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Re: Closed Form solution too much to hope for?

On 28 May 2006, at 10:03, DOD wrote:

> I don't have a very good idea on the guts of  Solve, or what its
> reasonable to expect from mathematica, but here's what I want:  T is
> the solution to
> d x^n + (1-d) x^2 == c
> Where n, d and c are parameters of my model.  Now, it's very clear  
> what
> this solution looks like; as we vary d the solution 'slides' from the
> easy-to-solve-in-a-closed-form solutions to
> x^n=c
> and
> x^2=c,
> that is, x=c^{1/2} and x=c^{1/n}.

This is clearly not true. Suppose A is a solution of the first  
equation, i.e. A^n==c and B of the second, i.e. B^2==C. Then it is  
not true that d A + (1-d) B is a solution of d x^n + (1-d) x^2 == c.

> So I know what the solution looks
> like, but when I leave it in symbolic form, Solve doesn't like it, and
> says it's fundamentally not algebraic.  I presume this is because the
> number of roots depends on n, which isn't given, so Solve panics.  But
> I only really care about the real solution between 0 and 1- is there
> any way to get the form of this solution as a function of both n  
> and c?

No. Basically you are looking at a transcendental equation and the  
only "closed form solutions" such equations sometimes have are given  
in terms of various special functions, which themselves are usually  
defined as solutions of certain equations etc. There are no such  
functions that apply to this case.

In any case your analysis of the geometry of the solution set is  
wrong. Even if you are interested only in solutions between 0 and 1  
such solutions will exist only for certain c (between 0 and 1). To  
see that consider the family of curves given by two parametric  

x==t^n and y== t^2. When t is between 0 and 1 these curves lie  
entirely in the unit square 0<=x<=1, 0<=y<=1. Here is a graph of  
these curves for values of n between 1 and 20:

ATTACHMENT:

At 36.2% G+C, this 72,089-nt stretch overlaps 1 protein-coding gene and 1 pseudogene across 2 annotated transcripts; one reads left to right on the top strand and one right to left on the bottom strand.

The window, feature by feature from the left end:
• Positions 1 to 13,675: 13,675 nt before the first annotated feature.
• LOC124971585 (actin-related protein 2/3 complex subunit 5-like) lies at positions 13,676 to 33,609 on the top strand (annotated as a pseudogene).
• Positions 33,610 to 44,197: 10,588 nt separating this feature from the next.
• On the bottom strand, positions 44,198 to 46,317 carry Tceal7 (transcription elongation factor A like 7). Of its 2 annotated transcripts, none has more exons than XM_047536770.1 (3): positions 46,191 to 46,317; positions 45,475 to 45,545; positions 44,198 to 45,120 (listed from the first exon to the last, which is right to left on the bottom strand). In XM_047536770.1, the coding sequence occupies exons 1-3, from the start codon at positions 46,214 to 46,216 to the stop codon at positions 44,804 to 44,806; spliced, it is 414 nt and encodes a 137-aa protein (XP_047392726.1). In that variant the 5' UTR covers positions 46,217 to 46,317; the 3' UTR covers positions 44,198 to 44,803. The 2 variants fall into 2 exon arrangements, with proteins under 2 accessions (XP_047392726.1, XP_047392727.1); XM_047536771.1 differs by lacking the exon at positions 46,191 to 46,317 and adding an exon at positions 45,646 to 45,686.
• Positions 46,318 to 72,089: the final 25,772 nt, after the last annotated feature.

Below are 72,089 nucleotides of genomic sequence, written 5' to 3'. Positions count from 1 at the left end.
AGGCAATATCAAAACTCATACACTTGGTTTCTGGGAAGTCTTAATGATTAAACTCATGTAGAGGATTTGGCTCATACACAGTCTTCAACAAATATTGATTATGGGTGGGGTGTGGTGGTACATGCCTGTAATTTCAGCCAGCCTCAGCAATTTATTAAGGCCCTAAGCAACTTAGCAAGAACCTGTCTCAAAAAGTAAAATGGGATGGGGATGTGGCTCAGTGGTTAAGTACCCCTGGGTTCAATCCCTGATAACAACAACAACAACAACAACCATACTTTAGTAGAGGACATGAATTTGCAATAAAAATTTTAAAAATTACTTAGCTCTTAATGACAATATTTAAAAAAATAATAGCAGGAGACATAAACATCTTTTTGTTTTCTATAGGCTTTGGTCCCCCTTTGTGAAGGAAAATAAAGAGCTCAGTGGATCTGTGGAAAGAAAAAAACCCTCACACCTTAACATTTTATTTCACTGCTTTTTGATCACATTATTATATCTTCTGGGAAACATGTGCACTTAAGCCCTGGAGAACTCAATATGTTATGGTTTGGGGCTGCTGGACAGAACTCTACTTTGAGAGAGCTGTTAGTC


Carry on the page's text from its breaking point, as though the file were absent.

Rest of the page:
g = Show[Table[ParametricPlot[{t^n, t^2}, {t, 0, 1}, DisplayFunction - 
 > Identity], {n, 1, 20}],
     DisplayFunction -> $DisplayFunction, PlotRange -> All];

We look at the intersection of these curves with straight lines of  
the form:

d x + (1-d) y == c. Assuming that d != 1 we can write them as in the  
form y(c - d*x)/(1 - d). Here is a function that for a given c  
produces a family of such lines corresponding to values of d sliding  
from 0 towards 1:

h[c_] := Table[Plot[(c - d*x)/(1 - d), {x, 0, 1}, PlotStyle ->  
RGBColor[1, 0, 0],
     DisplayFunction -> Identity], {d, 0, 0.9, 0.05}]

You can see now what happens for c between 0 and 1, for example c=0.3:

Show[g, h[0.3],
   DisplayFunction -> $DisplayFunction, PlotRange -> {{0, 1}, {0, 1}}]

For a fixed n, the solutions are just the intersections between the  
straight lines and the curves. As long as d stays between 0 and 1 you  
will always get a unique solution for each n. On the other hand, for  
c outside the interval 0<=c<=1  and 0<=d <= 1 we get no solutions:

Show[g, h[2], DisplayFunction -> $DisplayFunction, PlotRange -> {{
     0, 1}, {0, 1}}]

Show[g, h[-1], DisplayFunction -> $DisplayFunction, PlotRange -> {{
     0, 1}, {0, 1}}]

All of the above can be proved by using Reduce instead of pictures.

If d is not constrained to lie between 0 and 1 the set of solutions  
is harder to describe. For certain values of d and certain n you may  
get 2 solutions in the rectangle, for others no solution at all.  All  
of this can be illustrated graphically and computed numerically. For  
a given d, and a range of values of n, say between 1 and 20, you can  
construct an interpolating function that will give you approximate  
solutions as functions of n and c. Here is a a quick and rough way to  
do this. Suppose

d = 0.5;

We first construct a family of InterpolatingFunctions f[c] as follows:

f[c_?NumericQ] := Interpolation[Table[{n, x /. FindRoot[d x^n + (1 -  
d) x^2 == c, {x, 0.5}]}, {n, 1, 20}]]

And now , we construct an InterpolatingFunction of two variables as  

F = FunctionInterpolation[f[c][n], {n, 1, 20}, {c, 0, 1}]

Now for a given 1<= n<=20 , say n=11 and a given 0<=c<1, say c = 0.7  
we can find an approaximate solution simply by evaluatign



Let's check using the given value of d:

d*p^11 + (1 - d)*p^2 - 0.7


which is not too bad.

Andrzej Kozlowski

Tokyo, Japan

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